What to Include in a Lease Agreement
Savvy landlords use lease agreements to let tenants know about their expectations. Not only does a lease agreement keep your terms clear, it’s a legally binding agreement.
As a landlord, it’s imperative for you to make the lease agreement as detailed as possible. That’s because a detailed lease can mitigate future misunderstandings and conflicts.
Usually, a lease runs for a specified time period. Often this period lasts between 6 months to a year. Once a tenant has signed a lease agreement and moved into a rental home, they must honor all of the lease terms. The following 8 clauses are must-haves to include in a rental agreement:
1. Names of all Adult Tenants
All adult tenants are required to have their names included in the lease agreement. This makes them legally responsible when it comes to the lease terms, including the paying rent on time and caring for the unit.
If a tenant violates any terms of the lease agreement, a landlord can take proper action. For instance, if a tenant causes negligent property damage, you can choose to terminate their tenancy.
2. Occupancy Limits
Purchasing a rental property is a wise investment. And you'll need to make many important decisions. It’s wise to clearly specify in the agreement that the property is to be occupied by only the bonafide tenants. That is, tenants (and their children) whose names appear on the lease.
This clause gives you the right to determine who occupies your rental property. In other words, it prevents a tenant from illegally subletting the unit without your permission.
3. Length of the Tenancy
Make sure to state how long the lease will last. As a landlord, you have two options in this regard. You can rent the property as a short-term month-to-month lease. Or as a long-term lease agreement, which typically lasts one year.
Both options come with their own pros and cons. If you’re looking for overall flexibility in both the length of the tenancy, a month-to-month agreement is ideal. But if you’re looking for overall stability, then a long-term lease agreement is a great option. Still unsure? A property management company can help you decide what type of lease agreement will work best for you.
4. Rent Details
When it comes to renting your rental property, don’t take the details for granted. Always specify the amount of rent. And let the tenant know about other nitty-gritties, such as:
· Acceptable methods of rent payment.
· Applicable late fees.
· Charges on bounced checks.
· The date rent is due.
5. Security Deposits & Other Fees
As a landlord, you have the right to require tenants to pay a security deposit prior to occupying your rental premises. However, security deposits are refundable either wholly or partially at the end of the lease term.
Disagreements often stem when the landlord has made deductions that the tenant isn’t in agreement with. To avoid potential issues, make sure you specify the following:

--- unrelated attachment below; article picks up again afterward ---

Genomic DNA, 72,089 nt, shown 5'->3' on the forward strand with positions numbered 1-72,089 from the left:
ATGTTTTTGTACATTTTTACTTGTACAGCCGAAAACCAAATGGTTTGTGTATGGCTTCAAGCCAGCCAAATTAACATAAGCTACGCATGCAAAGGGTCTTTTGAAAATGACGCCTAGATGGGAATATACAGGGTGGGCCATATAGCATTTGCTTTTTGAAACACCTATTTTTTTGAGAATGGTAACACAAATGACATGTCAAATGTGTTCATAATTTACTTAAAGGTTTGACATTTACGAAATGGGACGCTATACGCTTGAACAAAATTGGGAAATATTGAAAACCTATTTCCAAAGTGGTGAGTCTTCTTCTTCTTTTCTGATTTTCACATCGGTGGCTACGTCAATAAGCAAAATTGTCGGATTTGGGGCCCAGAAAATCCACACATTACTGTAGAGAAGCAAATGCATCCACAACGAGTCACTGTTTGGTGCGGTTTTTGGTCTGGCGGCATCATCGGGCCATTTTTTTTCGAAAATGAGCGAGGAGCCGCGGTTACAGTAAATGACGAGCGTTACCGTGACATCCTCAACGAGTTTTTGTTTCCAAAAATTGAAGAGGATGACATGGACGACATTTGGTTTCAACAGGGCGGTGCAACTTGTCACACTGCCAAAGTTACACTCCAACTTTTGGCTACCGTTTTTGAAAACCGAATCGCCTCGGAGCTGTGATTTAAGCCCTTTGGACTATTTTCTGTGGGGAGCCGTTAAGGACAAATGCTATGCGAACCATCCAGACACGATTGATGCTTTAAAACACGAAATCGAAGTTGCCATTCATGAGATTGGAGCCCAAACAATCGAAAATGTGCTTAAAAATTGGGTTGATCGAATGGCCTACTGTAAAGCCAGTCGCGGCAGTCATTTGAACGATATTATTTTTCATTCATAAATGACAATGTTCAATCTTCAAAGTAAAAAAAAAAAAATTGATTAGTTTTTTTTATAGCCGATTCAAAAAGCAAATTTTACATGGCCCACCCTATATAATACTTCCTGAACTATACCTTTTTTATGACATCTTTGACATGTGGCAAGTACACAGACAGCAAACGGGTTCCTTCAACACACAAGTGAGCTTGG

· The amount of the security deposit.
· Allowable deductions you can make.
· The return of the security deposit once the lease agreement has ended.
In addition, as a Regina landlord, you may need to do the following:
· Allow your tenant to provide a guarantee letter from the Saskatchewan Assistance Plan (SAP) instead of paying cash
· Never charge an additional deposit. The total security deposit amount must not exceed the rent of one month.
6. Repairs & Maintenance
Your tenant also has obligations when it comes to carrying out repairs and maintenance tasks. Make sure to list your tenant’s obligations to avoid any doubt. A tenant must:
· Repair any damages they have caused
· Make small repairs, such as replacing a burnt out light bulb
· Notify the landlord when maintenance issues arise
· Keep the rental premises in a clean and sanitary condition
In addition, you may also want to let your tenant know about restrictions you may have in regards to property alterations. Property alterations landlords may wish to restrict:
· Unauthorized painting
· Installation of an alarm system
· Adding a built-in dishwasher
7. Landlord Entry
Of course, as a landlord you have the right to enter your tenant’s rented premises. Reasons you may require to enter the property include scenarios such as:
· To inspect the unit.
· To perform needed or requested repairs.
· If you have reasons to believe that the tenant has abandoned the premises.
· If you have a court order.
· In case of an emergency.
However, tenants have certain rights under the Residential Tenancies Act. Such as, a landlord must provide their tenant with an advance notice of 24 hours prior to accessing their unit.
8. Pet Restrictions
Did you know that some believe that owning a pet is good for one's health? The first thing many pet-owning tenants will ask is whether you'll allow them to keep a pet. If you will, then make sure to let tenants know about any restrictions you may have in regards to the number, size, and type of animals allowed.
You may also want to let tenants know if you charge an additional pet deposit.
Drafting a foolproof lease agreement for your tenants safeguards everyone involved. But equally important, the lease agreement is legally binding. That is, a lease must comply with all relevant laws, including health and safety codes, rent control ordinances, and antidiscrimination laws.
If you need help drafting a detailed lease agreement, or with any other aspect of property management, Leenan Property Management is here to help.
As a professional property management company in Regina, SK, we can help you achieve stress-free property management in all areas of property management. Services we offer include marketing of your rental property, screening prospective tenants, collecting rent payments, and even filing taxes on your behalf.
Our goal is to help property owners in Regina achieve and surpass their investment goals. Get in touch today to learn more!